We will never forget the 2008 elections--the election of the first President of African decent. It took two-hundred and twenty years and forty-four elections, but finally the American people have elected a president who: carries the product of a melting pot in the pigment of his skin, witnessed the economic struggles that very few of our precedent presidents have and most importantly--at least for the sake of this blog--he carries the consciousness of a minority in our, still, racially oppressive society.
We want to share our absolute favorite speech Barack Obama gave during his 2008 presidential campaign. "A More Perfect Union"--a speech that may be remembered by many as either Obama's speech on race or Obama's speech condemning Rev. Jeremiah Wright's racist comments. We remember this speech as the day a political leader, with a national platform to share his ideals, finally illustrated the complex issue of race in modern America. The over-arching theme for us was the "union" of all races. Americans achieving "a more perfect union"--a union that still needs to overcome the economic disparities between blacks and whites and a union that will achieve educational equality beyond Brown v. Board of Ed.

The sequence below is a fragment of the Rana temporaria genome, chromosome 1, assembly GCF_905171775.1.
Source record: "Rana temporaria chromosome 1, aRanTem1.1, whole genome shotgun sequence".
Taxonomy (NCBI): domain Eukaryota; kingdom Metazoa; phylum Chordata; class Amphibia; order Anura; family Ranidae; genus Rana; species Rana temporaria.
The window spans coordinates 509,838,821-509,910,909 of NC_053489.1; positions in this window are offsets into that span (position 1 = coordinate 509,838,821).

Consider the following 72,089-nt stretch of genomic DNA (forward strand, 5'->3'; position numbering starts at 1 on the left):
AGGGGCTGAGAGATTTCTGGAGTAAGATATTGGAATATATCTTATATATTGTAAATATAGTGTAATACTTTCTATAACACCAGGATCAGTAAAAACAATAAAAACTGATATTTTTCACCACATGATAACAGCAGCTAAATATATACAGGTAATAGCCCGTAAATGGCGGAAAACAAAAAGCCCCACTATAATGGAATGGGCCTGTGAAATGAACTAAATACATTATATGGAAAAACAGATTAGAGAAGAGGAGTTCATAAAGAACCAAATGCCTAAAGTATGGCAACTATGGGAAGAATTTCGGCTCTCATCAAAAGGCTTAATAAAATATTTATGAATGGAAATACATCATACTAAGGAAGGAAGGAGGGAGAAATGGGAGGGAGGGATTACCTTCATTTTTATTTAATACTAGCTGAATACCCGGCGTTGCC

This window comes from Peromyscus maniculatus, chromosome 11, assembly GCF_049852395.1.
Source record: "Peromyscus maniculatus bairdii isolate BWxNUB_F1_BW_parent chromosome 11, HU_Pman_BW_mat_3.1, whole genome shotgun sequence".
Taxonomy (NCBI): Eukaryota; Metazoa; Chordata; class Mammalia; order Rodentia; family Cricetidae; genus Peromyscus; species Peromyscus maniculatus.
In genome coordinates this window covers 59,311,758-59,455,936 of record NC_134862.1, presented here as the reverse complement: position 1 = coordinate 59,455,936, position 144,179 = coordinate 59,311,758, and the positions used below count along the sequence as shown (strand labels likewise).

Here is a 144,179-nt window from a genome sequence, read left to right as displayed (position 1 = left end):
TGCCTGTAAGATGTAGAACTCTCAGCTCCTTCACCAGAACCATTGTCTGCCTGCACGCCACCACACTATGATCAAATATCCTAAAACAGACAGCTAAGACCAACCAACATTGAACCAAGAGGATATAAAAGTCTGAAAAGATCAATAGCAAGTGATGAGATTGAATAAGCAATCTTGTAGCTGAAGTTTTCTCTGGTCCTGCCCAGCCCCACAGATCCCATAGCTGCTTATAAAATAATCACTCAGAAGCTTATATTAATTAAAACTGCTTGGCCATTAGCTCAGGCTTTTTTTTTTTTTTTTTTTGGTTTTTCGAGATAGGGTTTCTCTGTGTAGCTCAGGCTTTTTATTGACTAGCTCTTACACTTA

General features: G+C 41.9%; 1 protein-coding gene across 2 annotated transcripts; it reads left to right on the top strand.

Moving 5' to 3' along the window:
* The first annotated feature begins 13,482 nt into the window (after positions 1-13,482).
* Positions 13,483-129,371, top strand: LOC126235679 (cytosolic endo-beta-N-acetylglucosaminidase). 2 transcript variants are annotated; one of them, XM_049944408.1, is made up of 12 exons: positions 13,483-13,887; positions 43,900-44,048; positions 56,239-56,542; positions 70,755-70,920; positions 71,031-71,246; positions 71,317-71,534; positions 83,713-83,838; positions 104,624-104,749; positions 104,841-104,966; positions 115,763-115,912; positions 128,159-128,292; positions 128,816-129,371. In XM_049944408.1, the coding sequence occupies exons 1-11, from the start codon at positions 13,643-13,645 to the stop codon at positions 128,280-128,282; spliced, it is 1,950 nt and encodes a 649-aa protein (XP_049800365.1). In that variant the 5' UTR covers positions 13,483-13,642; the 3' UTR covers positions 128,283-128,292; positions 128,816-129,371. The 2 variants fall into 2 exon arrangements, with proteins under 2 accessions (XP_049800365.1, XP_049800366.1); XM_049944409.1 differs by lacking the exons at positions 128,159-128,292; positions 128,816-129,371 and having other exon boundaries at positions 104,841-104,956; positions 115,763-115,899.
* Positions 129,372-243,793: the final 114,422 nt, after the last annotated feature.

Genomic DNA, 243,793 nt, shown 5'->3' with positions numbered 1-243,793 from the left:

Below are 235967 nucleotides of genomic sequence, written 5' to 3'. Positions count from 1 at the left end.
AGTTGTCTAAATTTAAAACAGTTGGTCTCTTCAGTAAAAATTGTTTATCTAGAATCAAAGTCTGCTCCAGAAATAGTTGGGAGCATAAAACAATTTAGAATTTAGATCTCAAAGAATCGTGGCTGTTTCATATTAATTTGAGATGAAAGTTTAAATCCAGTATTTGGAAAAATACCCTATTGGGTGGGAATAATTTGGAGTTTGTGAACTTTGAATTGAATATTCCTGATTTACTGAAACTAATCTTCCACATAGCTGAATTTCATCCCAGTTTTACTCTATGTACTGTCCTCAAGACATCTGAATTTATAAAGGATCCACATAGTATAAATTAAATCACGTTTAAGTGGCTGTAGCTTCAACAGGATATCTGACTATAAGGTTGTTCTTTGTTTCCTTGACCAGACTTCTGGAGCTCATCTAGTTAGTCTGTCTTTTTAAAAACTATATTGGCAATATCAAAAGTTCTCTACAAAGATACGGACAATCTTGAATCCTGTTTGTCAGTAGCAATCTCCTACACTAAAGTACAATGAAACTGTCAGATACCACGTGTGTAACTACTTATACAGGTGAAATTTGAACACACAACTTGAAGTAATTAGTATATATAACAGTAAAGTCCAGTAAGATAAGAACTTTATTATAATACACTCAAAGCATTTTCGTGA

Obama says, "We can tackle race only as spectacle--as we did in the O.J. trial--or in the wake of tragedy, as we did in the aftermath of Katrina--or as fodder for the nightly news." He goes on to call on Americans to take control," But if we do, I can tell you that in the next election, we'll be talking about some other distraction. And then another one. And another one. And nothing will change." Americans were given a chance to address race and we are still idle...
How can a society that has now elected a president who believes racism continues to oppress people of color, still believe that racism is an issue of the past?